Sunshine on Cloudy Days

Photo by Adam Kontor on

The past three days has been cold, windy and cloudy. I do not like stepping outside on cold days, like below 50 degrees Fahrenheit. I have never cared for the wind, and a cold north wind is miserable for me. I love to look at individual clouds and cloud formations, but the past three days have been a blanket of grey. The weather depresses me and I have to find “sunshine”.

I am a sheep farmer. Regardless of the weather, I have to go outside to feed and care for the sheep. On cold, windy, cloudy days, the sheep are my sunshine. They great me with hungry baas, even if I fed them an hour before. They walk up to the gate to give me a look and smell.

This afternoon it did warm a bit, the wind calmed down and the sun peaked out. My husband and I was doing the evening feeding. I was looking over the sheep. In one pen of expectant first time mother ewes, I was bent over so we could look each other eye to eye, and smell noses. My husband asked “What are you doing?” Still looking eye to eye and smelling noses, I replied “talking to my sheep”. I was asking them how they felt. By looking in their eyes, with experience, a person can tell if the sheep is feeling good or a little bad or just miserable. Smelling noses is how sheep and animals recognize each other and me.

I was also looking these young expectant mothers over, to see if they were getting ready to have their lambs in two weeks on their earliest due date, or if they were going to be a little later.

I get excited when lambing is getting close. I finally get to see if my calculations on a good genetic cross was good, fair or bad. Raising sheep is a challenge for me as I have an ideal sheep in my mind that I am trying to produce through my sheep breeding program.

I realized today, I challenge my knowledge of sheep, breeding and care. I also challenge myself with cooking, sewing and garden. I am not satisfied with staying the way I am, not that I am bad. I am always wanting to improve and expand what I know and do. In doing so, I find my sunshine.

I get excited trying new recipe or changing an old recipe when cooking, this is a ray of sunshine. I love to watch the seedlings sprout through the ground and begin to grow. When the first fruit from my vegetable plants appears, I act like a child on Christmas morning seeing abundant presents under the tree, this is sunshine.

Where do you find sunshine? What observations bring a smile, and warms the heart?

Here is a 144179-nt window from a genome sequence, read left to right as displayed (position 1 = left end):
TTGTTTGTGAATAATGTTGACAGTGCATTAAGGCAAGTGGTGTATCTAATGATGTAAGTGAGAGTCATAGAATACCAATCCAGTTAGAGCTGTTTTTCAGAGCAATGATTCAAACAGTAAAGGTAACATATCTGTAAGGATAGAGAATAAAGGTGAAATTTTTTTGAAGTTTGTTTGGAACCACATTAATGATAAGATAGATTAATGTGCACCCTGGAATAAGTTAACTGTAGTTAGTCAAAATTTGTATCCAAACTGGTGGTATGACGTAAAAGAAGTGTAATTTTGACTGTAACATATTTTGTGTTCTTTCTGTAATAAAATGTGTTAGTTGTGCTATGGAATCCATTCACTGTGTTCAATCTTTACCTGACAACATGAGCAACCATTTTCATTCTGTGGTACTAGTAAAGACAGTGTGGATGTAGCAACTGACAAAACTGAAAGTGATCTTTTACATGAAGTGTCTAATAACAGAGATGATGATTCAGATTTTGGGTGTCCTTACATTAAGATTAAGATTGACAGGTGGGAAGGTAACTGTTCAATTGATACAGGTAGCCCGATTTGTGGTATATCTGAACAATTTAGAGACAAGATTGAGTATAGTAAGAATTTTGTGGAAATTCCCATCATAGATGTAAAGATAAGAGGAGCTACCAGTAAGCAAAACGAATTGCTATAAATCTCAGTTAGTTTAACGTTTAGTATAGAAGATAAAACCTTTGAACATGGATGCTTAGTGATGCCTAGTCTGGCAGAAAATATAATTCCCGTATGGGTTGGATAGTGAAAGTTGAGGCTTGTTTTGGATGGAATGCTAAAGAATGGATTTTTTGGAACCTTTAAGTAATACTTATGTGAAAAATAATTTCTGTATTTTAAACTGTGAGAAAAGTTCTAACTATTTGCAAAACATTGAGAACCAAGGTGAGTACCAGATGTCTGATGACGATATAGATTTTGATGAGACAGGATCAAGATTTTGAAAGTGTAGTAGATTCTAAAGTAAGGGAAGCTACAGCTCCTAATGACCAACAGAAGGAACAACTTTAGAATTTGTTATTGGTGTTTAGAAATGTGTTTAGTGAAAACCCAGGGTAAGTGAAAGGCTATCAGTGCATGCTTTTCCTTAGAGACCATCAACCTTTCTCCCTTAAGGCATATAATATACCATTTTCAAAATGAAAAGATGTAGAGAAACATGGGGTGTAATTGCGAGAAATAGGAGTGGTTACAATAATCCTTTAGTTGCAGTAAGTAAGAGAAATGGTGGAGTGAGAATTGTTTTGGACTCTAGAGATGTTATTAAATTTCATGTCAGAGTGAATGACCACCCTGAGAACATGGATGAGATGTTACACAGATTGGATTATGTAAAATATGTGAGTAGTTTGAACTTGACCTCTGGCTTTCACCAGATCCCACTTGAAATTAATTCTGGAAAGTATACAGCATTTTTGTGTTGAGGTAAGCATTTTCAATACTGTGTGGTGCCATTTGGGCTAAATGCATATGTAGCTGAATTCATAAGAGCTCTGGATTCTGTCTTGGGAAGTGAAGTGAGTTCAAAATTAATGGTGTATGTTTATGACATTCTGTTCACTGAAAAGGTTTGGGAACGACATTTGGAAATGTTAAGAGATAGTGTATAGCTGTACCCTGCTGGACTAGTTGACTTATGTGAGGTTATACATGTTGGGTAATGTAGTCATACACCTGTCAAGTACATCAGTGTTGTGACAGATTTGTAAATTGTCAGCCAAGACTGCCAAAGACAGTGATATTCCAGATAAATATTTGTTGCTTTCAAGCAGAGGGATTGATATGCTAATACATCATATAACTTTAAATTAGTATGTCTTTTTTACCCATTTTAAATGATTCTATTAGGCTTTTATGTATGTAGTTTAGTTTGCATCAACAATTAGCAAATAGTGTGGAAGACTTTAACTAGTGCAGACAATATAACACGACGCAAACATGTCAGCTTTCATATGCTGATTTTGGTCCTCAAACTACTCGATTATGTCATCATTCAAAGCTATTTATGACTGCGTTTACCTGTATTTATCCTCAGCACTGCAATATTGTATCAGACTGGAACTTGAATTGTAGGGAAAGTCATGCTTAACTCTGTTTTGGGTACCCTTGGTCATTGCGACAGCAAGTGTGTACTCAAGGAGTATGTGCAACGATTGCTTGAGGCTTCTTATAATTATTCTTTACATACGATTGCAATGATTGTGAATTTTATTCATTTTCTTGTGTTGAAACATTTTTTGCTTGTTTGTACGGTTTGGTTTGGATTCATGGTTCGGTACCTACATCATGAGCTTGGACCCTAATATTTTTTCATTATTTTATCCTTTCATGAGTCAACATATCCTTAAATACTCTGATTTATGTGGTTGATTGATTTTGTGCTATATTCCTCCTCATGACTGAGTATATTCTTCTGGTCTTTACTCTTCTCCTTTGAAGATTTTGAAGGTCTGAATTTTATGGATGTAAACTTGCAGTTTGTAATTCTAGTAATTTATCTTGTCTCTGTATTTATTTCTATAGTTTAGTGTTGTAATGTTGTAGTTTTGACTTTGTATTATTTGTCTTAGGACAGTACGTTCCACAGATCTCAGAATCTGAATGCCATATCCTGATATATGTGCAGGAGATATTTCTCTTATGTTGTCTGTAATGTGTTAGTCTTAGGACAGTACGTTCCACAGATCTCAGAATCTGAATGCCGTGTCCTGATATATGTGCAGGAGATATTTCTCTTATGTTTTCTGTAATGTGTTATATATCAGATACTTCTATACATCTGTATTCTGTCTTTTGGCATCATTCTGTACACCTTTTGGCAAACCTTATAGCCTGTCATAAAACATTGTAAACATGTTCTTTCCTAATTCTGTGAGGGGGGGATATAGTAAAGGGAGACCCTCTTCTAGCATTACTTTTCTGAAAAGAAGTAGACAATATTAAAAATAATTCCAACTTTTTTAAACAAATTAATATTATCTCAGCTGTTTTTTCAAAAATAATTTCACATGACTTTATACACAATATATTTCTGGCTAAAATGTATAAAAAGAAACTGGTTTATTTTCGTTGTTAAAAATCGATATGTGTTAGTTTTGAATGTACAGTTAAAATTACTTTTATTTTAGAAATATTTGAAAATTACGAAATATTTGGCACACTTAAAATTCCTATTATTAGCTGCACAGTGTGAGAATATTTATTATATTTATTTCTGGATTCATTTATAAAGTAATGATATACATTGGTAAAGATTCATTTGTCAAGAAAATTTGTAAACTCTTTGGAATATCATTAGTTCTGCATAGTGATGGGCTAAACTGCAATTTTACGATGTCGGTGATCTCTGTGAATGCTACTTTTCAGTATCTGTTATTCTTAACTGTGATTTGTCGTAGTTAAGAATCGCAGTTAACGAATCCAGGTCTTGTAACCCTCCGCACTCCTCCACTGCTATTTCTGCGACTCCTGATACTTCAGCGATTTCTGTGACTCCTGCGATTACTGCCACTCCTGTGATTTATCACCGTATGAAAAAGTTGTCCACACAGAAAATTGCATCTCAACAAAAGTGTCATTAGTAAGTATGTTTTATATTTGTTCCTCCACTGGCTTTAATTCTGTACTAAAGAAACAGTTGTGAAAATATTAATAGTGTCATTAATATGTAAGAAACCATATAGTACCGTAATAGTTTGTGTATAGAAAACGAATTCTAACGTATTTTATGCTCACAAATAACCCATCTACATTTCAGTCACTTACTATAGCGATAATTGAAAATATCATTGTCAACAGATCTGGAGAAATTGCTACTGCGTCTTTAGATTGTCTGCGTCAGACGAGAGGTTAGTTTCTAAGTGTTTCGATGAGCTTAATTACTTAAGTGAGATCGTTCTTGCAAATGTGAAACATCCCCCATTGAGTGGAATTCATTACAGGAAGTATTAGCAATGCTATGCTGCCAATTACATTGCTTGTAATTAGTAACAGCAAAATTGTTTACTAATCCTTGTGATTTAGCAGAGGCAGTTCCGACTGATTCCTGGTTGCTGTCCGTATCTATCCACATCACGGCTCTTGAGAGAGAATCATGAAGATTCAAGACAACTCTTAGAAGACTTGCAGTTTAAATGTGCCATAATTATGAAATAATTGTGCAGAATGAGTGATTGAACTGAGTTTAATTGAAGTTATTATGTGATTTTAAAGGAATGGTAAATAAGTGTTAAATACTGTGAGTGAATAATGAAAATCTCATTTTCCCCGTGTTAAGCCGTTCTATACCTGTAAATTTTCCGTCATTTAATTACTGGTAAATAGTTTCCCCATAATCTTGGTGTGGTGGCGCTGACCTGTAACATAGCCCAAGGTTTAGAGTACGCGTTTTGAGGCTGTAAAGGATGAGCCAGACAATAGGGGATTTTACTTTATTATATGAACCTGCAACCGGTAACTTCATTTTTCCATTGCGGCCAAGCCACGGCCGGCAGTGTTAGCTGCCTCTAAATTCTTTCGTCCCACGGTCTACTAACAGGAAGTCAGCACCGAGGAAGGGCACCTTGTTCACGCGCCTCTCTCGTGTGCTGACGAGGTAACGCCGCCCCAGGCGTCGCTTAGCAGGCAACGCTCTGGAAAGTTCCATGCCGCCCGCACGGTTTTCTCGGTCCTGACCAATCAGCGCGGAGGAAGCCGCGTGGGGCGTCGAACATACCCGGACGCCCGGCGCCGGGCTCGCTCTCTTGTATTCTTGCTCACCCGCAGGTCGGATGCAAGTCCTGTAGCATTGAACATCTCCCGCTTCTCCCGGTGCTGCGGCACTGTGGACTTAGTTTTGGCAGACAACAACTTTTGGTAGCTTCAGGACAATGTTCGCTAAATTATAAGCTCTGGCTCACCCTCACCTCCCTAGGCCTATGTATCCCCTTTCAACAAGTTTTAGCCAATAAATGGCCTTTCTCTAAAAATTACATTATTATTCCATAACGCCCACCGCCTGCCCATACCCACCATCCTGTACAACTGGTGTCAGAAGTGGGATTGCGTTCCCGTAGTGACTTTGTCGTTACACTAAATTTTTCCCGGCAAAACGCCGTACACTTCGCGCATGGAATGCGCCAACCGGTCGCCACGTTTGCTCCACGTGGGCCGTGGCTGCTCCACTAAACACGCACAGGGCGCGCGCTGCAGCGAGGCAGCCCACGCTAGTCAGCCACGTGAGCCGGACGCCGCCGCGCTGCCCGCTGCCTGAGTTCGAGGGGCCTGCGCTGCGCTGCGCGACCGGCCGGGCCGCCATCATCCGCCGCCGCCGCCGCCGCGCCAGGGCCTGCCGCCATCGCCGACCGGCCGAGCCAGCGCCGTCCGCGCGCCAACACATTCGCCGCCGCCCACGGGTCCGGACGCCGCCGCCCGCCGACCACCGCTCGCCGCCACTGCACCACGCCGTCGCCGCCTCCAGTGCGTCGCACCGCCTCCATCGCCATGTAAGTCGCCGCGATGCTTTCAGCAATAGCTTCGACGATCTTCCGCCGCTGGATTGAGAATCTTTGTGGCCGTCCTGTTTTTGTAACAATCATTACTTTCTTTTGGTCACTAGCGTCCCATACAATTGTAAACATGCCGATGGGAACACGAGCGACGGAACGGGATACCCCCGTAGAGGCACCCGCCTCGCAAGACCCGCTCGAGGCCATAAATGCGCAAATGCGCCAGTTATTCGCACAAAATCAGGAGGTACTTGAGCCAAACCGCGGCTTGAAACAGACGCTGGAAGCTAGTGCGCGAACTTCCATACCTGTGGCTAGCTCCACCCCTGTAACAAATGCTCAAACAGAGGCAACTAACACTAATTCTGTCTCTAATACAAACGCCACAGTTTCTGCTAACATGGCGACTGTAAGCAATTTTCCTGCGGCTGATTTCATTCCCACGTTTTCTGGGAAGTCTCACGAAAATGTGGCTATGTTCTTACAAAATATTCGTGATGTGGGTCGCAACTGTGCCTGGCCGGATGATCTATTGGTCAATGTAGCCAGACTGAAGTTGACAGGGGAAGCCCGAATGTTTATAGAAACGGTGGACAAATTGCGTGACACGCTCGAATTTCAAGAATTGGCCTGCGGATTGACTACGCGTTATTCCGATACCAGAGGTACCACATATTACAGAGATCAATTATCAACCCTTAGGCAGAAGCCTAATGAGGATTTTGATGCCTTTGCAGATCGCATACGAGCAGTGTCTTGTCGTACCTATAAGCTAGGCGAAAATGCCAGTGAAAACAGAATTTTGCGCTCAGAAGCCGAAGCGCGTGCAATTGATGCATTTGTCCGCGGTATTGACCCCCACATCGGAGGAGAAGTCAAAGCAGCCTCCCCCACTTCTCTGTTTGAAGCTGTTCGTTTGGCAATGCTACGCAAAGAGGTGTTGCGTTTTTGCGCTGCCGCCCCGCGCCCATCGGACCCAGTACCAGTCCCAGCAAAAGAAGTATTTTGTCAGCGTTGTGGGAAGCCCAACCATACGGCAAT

Do you really enjoy your accomplishments? or reaching the goals you have set? Often, we acknowledge them for a moment then forget, as we are on our way to the next goal, the next accomplishment. Not really savoring the moment to create the sunshine we need to go forward.

The past five years I have been working at putting together a really nice flock of ewes. I have culled and then raised my own ewes. Last year I had twelve ewes. Today, I have thirty-two ewes, most I have raised. One of my goals five years ago was to have all registered sheep. I have almost reached that goal.

Today, looking the sheep in the eye and smelling noses, I was savoring my accomplishment. I was enjoying having reached a marker in my long-term goals. I wanted to remember the joy, satisfaction and retain the excitement of this accomplishment.

Take time to see, smell and savor your accomplishments, and to share them with the ones you love.

Photo by Sean Valentine on



5 thoughts on “Sunshine on Cloudy Days”

  1. (what does it mean to have registered sheep?)

    You write really well. I don’t know If I said that before, but the images are clear in my mind and filled with meaning. Most bloggers can’t do that. 😉

    I’m very happy for your accomplishment and that you’ve taken time out to recognize and appreciate it. Most people can’t do that.

    Have a wonderful week, Amtolle. ❤️


    1. I raise Dorper Sheep. A registered sheep or any type of animal can trace the parentage for generations. Dorper Sheep were developed in South Africa, but came to the USA in 1993. To increase the numbers and expand genetics, most sheep and goat registries have full blood and percentage registrations.
      All my ram sheep (males) are Full Blood Dorper, meaning no other breed or unregistered sheep are in their pedigree, and the pedigree is traced back to South Africa. I have unregistered ewe (females) sheep that look like Dorper crosses. When I mate the ram with the ewe, the lambs are 50 percentage registered Dorper. I mate a ram with a 50 percentage ewe, the lamb is registered 75 percentage. I hope this explains it a little better.
      You have a great week. I am going to make noodles for the first time this week. Your video made it look so easy.


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